“Team Players” Wanted

Today’s Courier Herald Column:

It’s fair to say that Newnan Georgia’s Warren Budd is a mainstream, even “establishment” Republican. He was President of the University of Georgia Young Republicans during Barry Goldwater’s campaign. He’s served as Chairman of the Coweta County Republican Party and 1st Vice Chair of the 8th District GOP.

He also demonstrates Republican values in his daily life. He is a few years shy of his 50th wedding anniversary and the father of five. He began leading a young adult Sunday School class at Cornerstone United Methodist Church in 1991, and a Senate Resolution passed in 2003 honored his tenacity for the church’s annual barbecue because of his ticket sales and other work for the event.

He’s also known to be an avid outdoorsman and a respected conservationist. As such, Governor Sonny Perdue appointed him as the 8th District representative to the Board of the Department of Natural Resources. Though scheduled to become the boards Chairman this year, Governor Nathan Deal has chosen not to re-appoint Budd to the position.

Bud first ruffled feathers after pushing DNR officials to investigate a fish kill in the Ogeechee River. The responsible party ultimately paid $1 Million toward cleanup, but was able to avoid fines of potentially $93 Million. The matter seemed to begin an open conflict of business interests and the board which is charged with protecting Georgia’s natural resources.

Budd told the Atlanta Journal & Constitution “We talk about protecting business, but I talked to one bait-shop owner whose business was down 70 percent because of that fishkill. He’s a businessman too, and he wasn’t alone. A lot of people who make their living off that river were hurt.”

The breaking point between Deal and Budd appears to be Budd’s opposition to the Governor’s plan for multiple reservoirs in North Georgia to support Atlanta’s water needs and reduce dependence on Lake Lanier and the Chattahoochee River basin. Budd told GPTV “I was told by people on the inside that the reason I was not re-appointed was my opposition to building reservoirs north of Macon. If you’re not going to have a board members speak out and try to be activist in managing our natural resources in Georgia, you might as well not have a board.”

It appears, according to Deputy Chief of Staff and spokesperson Brian Robinson, that Budd is not a “team player”. While customary statements replacing an appointed official are generally written on boiler plate and include phrases like “We thank Mr. Budd for his service” or “The Governor looks forward for the opportunity of (insert name of person willing to rubber stamp an agenda here) to serve the people of Georgia”, Robinson is never one to miss an opportunity to spike the ball when making a point on behalf of his boss. As was the case when Robinson banned Atlanta’s Fox5 from a signing ceremony in retaliation for an unfavorable news story from their investigative reporter Dale Russell, Robinson prefers public, visible confrontation when asserting the rules, policies, and wishes of the Governor’s office.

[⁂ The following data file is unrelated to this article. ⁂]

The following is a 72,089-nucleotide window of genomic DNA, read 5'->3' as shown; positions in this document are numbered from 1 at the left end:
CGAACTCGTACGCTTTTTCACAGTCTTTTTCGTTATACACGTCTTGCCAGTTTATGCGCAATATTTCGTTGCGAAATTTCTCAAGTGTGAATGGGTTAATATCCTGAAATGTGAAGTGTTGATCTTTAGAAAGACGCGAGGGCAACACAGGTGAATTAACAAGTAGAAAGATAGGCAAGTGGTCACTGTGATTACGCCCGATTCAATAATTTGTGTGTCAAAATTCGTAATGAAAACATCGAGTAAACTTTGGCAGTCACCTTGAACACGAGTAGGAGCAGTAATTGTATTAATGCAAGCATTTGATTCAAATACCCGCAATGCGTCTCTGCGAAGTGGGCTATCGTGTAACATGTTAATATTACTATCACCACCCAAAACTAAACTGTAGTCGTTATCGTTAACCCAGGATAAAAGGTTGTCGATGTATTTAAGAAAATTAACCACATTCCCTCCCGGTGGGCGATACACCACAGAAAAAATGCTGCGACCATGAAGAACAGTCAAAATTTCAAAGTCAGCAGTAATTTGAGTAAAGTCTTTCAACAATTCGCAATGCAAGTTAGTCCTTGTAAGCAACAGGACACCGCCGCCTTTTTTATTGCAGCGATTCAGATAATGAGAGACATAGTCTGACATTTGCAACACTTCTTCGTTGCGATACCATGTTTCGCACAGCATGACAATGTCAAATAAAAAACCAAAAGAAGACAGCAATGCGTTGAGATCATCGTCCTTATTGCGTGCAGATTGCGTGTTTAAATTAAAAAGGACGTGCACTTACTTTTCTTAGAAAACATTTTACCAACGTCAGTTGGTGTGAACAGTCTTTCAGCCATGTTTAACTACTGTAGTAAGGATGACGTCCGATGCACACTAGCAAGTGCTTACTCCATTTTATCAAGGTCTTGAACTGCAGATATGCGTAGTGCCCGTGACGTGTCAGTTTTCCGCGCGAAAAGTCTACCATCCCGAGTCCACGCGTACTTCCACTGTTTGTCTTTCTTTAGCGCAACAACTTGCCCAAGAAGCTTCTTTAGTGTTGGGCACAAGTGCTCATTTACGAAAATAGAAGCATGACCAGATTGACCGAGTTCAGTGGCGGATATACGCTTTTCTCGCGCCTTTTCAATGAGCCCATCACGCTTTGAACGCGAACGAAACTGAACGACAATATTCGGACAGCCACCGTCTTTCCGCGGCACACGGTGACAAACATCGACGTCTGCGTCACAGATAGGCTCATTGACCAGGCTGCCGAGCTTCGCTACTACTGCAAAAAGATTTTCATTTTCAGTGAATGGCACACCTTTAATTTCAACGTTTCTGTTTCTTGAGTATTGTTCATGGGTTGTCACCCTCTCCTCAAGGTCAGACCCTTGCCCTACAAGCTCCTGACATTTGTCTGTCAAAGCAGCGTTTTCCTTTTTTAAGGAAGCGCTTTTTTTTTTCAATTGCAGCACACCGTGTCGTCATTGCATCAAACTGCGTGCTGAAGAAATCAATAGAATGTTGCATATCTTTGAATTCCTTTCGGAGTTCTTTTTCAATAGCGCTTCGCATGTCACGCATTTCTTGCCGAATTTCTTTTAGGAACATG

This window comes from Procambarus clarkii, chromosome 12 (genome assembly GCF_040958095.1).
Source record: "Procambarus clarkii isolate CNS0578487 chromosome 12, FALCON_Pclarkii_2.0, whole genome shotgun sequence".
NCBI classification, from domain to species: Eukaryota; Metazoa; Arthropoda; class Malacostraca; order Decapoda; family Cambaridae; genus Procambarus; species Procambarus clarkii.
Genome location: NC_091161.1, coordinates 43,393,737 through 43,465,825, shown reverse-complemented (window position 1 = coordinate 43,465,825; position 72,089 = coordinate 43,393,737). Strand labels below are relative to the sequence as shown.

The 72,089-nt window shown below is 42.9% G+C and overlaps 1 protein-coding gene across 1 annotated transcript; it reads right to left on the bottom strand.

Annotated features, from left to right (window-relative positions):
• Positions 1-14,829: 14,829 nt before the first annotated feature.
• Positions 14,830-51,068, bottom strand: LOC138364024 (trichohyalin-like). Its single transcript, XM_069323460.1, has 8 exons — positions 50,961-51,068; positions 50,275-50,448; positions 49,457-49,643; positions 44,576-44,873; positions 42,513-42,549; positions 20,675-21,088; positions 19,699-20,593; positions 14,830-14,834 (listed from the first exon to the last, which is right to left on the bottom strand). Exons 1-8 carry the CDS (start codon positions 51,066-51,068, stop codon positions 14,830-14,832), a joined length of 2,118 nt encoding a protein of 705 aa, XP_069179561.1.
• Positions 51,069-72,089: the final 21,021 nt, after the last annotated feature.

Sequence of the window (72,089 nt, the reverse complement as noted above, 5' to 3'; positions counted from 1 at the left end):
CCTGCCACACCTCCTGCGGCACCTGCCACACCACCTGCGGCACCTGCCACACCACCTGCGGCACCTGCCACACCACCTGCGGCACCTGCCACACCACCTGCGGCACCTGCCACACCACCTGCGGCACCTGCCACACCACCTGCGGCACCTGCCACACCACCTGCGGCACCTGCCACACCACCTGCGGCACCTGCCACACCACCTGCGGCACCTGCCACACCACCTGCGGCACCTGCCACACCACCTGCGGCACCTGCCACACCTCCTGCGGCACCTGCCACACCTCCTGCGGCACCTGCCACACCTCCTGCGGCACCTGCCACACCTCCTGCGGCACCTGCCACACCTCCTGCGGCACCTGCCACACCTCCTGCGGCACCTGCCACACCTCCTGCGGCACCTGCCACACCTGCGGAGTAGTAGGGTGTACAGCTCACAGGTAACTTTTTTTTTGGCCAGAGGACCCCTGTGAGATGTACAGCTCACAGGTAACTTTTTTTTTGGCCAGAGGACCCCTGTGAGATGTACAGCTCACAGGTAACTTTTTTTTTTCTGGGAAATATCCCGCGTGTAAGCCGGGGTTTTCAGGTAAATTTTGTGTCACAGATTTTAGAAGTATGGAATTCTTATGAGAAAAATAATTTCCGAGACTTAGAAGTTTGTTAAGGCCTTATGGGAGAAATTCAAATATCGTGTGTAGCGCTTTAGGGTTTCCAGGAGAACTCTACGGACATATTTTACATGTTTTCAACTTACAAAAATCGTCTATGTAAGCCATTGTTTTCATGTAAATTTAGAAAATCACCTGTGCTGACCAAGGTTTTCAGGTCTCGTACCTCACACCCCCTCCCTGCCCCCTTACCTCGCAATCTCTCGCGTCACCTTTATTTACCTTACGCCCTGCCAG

Regarding Budd, he told the AJC, “If anyone on any board considers himself indispensable, this is what educators call a ‘teachable moment.’ It takes an eyebrow-raising amount of self-regard for someone to suggest publicly that, out of 10 million Georgians, only he or she brings a diverse viewpoint to a board.” Robinson then went on to explain that the remaining DNR board members are asking the Governor’s opinion, presumably to suggest what diverse opinions they should have.

Robinson, remember, is the spokesperson who has told us that there was no choice given Georgia’s budget cuts to reduce the State Ethics commission staff to two people, and cut the executive director’s pay by 30%, only to accept her resignation when she protested. We are to ignore that she had prepared subpoenas to investigate ethics complaints against the Governor. That’s not an action of a team player.

Just weeks later, Robinson’s girlfriend was elevated from scheduler to the state’s mental health Ombudsman, doubling her salary to $107,000. Clearly, it pays to know which team you’re on.

Robinson should at least be commended for his honesty, which is both arrogant and brutal but also refreshing in modern day political speak. He has clarified in one statement that anyone either appointed by Governor Deal or subject to his approval for reappointment is not allowed independent thought. When the governor wants their opinion, he will tell them what it is. There is only one team, loyalty is more important than honesty, and if you think anything different you’re not on the team. Any illusion of independence has been shattered. A teachable moment indeed.


  1. troutbum70 says:

    Just like I’m sure there was nothing to that impending ethics investigation about to take place on Capital Hill the night he resigned to “run for governor.”

    • CobbGOPer says:

      You mean the “Democratic People’s Republic of Georgia”? Let’s face it, our politicians are just the same Democrats that used to be in charge, under a new party label. And they still run things like the Democrats used to. New boss, same as the old. It’s why I have stopped bothering to vote in these statewide farces anymore.

  2. Three Jack says:

    Robinson has worked for Westmoreland, Gingrey and now Deal. If he adds one more ahole loser to his list of political employers, he will qualify for the Bob Shrum Lifetime Achievement Award.

  3. Samuel says:

    Please remember all of these sage comments when Shady Deal chooses to run for re-election in 2014 & he will run for re-election as long as his favorable (bailout) bank loans remain in place!

  4. saltycracker says:

    Reservoirs seems like a good approach but sometimes what sounds good attracts the exploiters to seize the day from incompetent overseers – call the City of Canton and ask how the reservoir thing is going………

    Rule 1. Follow the money
    Rule 2. To the victor belong the spoils